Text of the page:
Weekly Market Recap


Grains

The US government shutdown is over for now as a bill was signed late on Friday to keep the government open. The prior shutdown is still affecting some of the data that the market follows.  Export sales are still weeks old but next week we get a massive data dump to catch things up.  In their long term ag projections released on Thursday, the USDA is projecting net farm income in 2019 at $77.6 billion, up $8.4 billion from last year.  A drop in cash expenses is expected to more than offset lower gross income.  The St. Louis Fed does not appear as optimistic, as they reported 20 consecutive quarters of declining farm income with only a slight increase expected in Q1 2019. 

Corn

In Brazil, CONAB estimated their corn crop at 91.652 million tons, up 460,000 from their January estimate.  They lowered their first crop estimate but increased the Safrinha (second crop corn) estimate. Currently the USDA is at 94.5 million tons. BAGE estimated that the Argentina corn crop has completed planting and kept their production estimate at 45 million tons, the USDA is currently at 46 million tons.

According to the USDA, farmers have enrolled 86.398 million acres of corn in US crop subsidy programs for 2019 as of January 28th. There were two flash sale announcements this week of 122,000 and 206,000 tons of corn to unknown destinations. Weekly ethanol production was up 62k bpd to 1.029 mil bpd in this week’s report. This is the 2nd biggest weekly increase ever and brings production back in line with previous years. Ethanol margins were positive by a penny after being in the red for the past 20 weeks.

Wheat

US Wheat is competitive again as Egypt bought some US soft wheat in its tender last week.  The interesting part of that transaction was that no Russian wheat was offered and that could be an indication that Russian supplies are now tightening up and raising their values.  The USDA is reporting wheat farmers have enrolled 44.954 million acres of wheat in 2019 subsidy programs. Texas’ wheat crop was rated 31% Good/Excellent, up 4 from last week and 26% was rated Poor/Very Poor, up 5 from last week.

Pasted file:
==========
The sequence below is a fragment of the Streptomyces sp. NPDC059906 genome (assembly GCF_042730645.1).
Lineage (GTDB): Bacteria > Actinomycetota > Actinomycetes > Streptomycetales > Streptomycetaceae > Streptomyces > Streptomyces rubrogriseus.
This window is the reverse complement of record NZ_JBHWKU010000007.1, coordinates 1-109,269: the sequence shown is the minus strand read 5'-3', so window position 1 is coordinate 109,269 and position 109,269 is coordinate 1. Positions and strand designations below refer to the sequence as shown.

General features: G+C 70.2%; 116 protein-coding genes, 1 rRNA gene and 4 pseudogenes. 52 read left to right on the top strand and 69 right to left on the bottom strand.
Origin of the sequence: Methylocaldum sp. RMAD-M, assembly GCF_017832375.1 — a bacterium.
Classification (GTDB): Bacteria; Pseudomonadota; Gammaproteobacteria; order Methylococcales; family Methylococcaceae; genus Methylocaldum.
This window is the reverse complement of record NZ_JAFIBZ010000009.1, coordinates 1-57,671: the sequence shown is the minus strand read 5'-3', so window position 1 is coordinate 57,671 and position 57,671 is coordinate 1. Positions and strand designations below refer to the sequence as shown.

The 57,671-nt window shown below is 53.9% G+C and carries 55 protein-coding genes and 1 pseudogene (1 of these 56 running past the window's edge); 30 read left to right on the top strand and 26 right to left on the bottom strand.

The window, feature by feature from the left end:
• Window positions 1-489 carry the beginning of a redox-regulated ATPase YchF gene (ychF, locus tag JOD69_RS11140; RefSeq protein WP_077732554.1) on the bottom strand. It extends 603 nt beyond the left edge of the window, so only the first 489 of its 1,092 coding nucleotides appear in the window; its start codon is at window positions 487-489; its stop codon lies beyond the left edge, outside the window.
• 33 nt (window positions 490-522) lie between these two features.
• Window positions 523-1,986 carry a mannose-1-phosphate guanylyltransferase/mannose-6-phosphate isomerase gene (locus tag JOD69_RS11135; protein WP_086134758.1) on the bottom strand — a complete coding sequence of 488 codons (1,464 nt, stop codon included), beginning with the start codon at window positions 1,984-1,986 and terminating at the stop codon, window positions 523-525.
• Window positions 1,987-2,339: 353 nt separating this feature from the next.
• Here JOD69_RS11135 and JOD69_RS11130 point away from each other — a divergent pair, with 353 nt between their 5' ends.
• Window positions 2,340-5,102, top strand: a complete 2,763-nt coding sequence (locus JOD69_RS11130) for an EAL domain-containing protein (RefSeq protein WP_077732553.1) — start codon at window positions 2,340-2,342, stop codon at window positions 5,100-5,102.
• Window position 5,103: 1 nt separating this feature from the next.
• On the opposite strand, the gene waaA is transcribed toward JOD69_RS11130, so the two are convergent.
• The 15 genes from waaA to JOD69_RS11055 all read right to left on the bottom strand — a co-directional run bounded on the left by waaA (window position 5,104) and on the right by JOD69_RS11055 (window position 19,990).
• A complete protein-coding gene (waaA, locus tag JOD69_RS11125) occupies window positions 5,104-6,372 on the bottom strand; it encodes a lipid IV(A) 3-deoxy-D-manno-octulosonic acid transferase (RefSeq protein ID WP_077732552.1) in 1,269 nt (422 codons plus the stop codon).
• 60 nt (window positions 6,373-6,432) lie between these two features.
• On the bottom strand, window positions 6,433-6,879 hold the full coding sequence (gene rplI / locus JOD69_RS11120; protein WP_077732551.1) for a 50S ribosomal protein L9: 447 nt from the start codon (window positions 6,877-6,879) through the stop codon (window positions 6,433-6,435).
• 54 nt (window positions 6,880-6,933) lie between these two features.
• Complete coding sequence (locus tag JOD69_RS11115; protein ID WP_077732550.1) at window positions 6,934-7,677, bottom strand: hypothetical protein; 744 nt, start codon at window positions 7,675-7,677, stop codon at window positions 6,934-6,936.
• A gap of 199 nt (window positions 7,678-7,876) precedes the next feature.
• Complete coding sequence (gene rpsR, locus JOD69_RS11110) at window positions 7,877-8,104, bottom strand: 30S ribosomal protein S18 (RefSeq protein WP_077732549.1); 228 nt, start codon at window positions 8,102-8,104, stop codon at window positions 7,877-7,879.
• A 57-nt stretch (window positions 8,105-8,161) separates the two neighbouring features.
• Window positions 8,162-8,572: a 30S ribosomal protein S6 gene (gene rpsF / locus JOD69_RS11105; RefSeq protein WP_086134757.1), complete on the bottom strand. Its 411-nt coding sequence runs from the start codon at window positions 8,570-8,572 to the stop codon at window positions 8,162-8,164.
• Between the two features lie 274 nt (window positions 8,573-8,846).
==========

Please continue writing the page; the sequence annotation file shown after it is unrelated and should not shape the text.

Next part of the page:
Soybeans

The soybean crop in Brazil has gotten smaller due to weather stress, but recent heavy rains seem to have stabilized the production. Crop estimates started the year between 120 and 125 million tons and are now between 112 and 115 million tons. CONAB reduced their estimate of Brazil’s soybean production by 3.5mmt to 115.3mmt, lowering yields 3%.  Currently the USDA is projecting 117mmt. Argentina and the EU have made an agreement to allow Argentina biodiesel imports into the bloc duty free as long as they sell above a minimum price.

Headlines regarding the trade war between the US and China continues to have a direct influence on the soybean market. The next big deadline is March 1st when additional tariffs are scheduled to kick in.  Both the US and China are negotiating, but both Presidents are not scheduled to meet ahead of the March 1st deadline. The latest NOPA crush data set a January record at 171.63 million bushels. This was also the 4th largest NOPA crush number for any month. 

Livestock

African Swine Fever continues to spread across China. I feel like a broken record relaying this story, but it does have major consequences on world markets.  Less hogs due to disease means less feed needs for China going forward.  The other wild card is do the Chinese kill enough domestic pork that they would turn to the world market for more pork imports than normal. House Ag Chairman Collin Peterson (D-Minn.) spoke with USDA Secretary Sonny Perdue recently to see what the USDA is doing to reduce the risk of ASF spreading to the United States. Cash cattle trade has been extremely light this week with only limited sales up north at levels $1.50 lower than last week.  Expectations were for cash trade to take place at steady to $1 lower this week.

Energies

Expectations for a sharp drop in Saudi production in March along with steady headline support from Venezuela’s demise are driving prices toward fresh year to date highs. U.S. crude production rose 19% m/m to 11.9 million bpd in January, a new record. AAA reports a national average price for gasoline of $2.281, unchanged from $2.281 last week and $2.551 at this time last year.